2 years ago

Alabama financial guru: Do you have a plan to cover the necessities in life DURING your retirement?

Birmingham, Alabama-based financial guru Jeff Roberts, who was recently named one of the top private wealth advisors in the nation by Barron’s®, came on Yellowhammer Radio to lay out the facts so people can decide for themselves.

The full conversation with Mr. Roberts can be heard on the Yellowhammer Radio podcast or in the video above, and a lightly edited transcript of his interview with Yellowhammer’s Andrea Tice can be read below.

Subscribe to the Yellowhammer Radio Podcast on iTunes. Learn more about Jeff Roberts’ private wealth advisory practice at JeffRobertsAndAssociates.com.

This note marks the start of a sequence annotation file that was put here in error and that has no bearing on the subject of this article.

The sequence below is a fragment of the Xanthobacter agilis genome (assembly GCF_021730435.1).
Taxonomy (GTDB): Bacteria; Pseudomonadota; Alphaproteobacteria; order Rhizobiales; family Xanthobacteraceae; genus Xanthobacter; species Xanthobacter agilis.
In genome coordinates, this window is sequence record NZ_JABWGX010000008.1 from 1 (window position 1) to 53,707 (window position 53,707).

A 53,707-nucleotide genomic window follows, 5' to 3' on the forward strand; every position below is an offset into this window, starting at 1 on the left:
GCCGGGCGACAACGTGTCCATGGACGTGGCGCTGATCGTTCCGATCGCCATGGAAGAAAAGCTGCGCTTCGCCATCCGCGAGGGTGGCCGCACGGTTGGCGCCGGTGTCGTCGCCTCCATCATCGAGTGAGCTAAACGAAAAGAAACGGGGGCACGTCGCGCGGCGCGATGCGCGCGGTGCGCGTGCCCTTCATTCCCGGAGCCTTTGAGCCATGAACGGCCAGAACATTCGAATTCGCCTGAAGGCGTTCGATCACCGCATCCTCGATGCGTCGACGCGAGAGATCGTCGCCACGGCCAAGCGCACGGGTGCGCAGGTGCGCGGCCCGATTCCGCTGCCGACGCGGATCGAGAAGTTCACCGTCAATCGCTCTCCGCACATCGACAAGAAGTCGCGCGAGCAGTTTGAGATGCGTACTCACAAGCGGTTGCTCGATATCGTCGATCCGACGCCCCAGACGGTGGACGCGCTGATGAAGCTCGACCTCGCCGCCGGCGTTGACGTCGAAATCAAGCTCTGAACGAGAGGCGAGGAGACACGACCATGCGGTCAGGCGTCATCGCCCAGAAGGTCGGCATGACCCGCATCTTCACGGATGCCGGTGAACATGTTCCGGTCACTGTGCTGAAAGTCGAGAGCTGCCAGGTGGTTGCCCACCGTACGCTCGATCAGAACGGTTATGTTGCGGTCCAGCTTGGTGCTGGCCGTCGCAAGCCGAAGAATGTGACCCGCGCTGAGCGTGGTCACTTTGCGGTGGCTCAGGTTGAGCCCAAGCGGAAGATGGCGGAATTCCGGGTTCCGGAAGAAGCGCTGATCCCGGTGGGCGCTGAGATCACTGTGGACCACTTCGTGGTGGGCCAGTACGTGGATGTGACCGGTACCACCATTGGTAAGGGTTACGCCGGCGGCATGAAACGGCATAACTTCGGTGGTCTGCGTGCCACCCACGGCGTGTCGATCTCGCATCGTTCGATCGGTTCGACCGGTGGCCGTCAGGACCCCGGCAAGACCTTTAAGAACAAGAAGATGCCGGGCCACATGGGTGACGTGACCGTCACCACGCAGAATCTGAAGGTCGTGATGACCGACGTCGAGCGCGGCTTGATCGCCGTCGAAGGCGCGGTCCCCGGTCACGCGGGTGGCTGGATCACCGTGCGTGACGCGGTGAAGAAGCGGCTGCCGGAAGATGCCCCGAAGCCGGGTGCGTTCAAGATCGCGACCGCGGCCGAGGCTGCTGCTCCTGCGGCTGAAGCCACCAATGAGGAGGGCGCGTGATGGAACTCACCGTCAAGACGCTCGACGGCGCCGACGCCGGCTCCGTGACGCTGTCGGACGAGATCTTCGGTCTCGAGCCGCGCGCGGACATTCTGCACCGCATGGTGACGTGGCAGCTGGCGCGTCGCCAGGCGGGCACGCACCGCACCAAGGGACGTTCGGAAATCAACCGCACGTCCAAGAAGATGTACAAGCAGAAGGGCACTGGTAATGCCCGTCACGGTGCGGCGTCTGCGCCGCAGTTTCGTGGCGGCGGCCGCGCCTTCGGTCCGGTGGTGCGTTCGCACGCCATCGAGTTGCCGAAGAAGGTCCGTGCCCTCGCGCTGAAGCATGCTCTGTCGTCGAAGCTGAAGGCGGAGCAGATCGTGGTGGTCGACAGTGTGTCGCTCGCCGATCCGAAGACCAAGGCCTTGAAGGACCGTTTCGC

Andrea Tice:

Welcome back to Yellowhammer Radio. On the show with us today is local financial guru, Jeff Roberts. Jeff is the founder of Jeff Roberts & Associates, and his team of seven advisors can help simplify your complex wealth management needs. They are exceptional financial advisors who have provided sophisticated financial planning and advice to high-net-worth clients for a combined number of years, 131 combined years. We’re going to have him on the show. The seven people, Jeff, are you there?

Jeff Roberts:

I am indeed.

Andrea Tice:

Yeah, hey, Jeff.

Jeff Roberts:

Hello.

Andrea Tice:

I just noticed that the seven advisors you have on your staff matches up with the seventh award you received recently from Barron’s Top 1,200 Advisors for 2017, so that’s a nice matching there. I think so.

Jeff Roberts: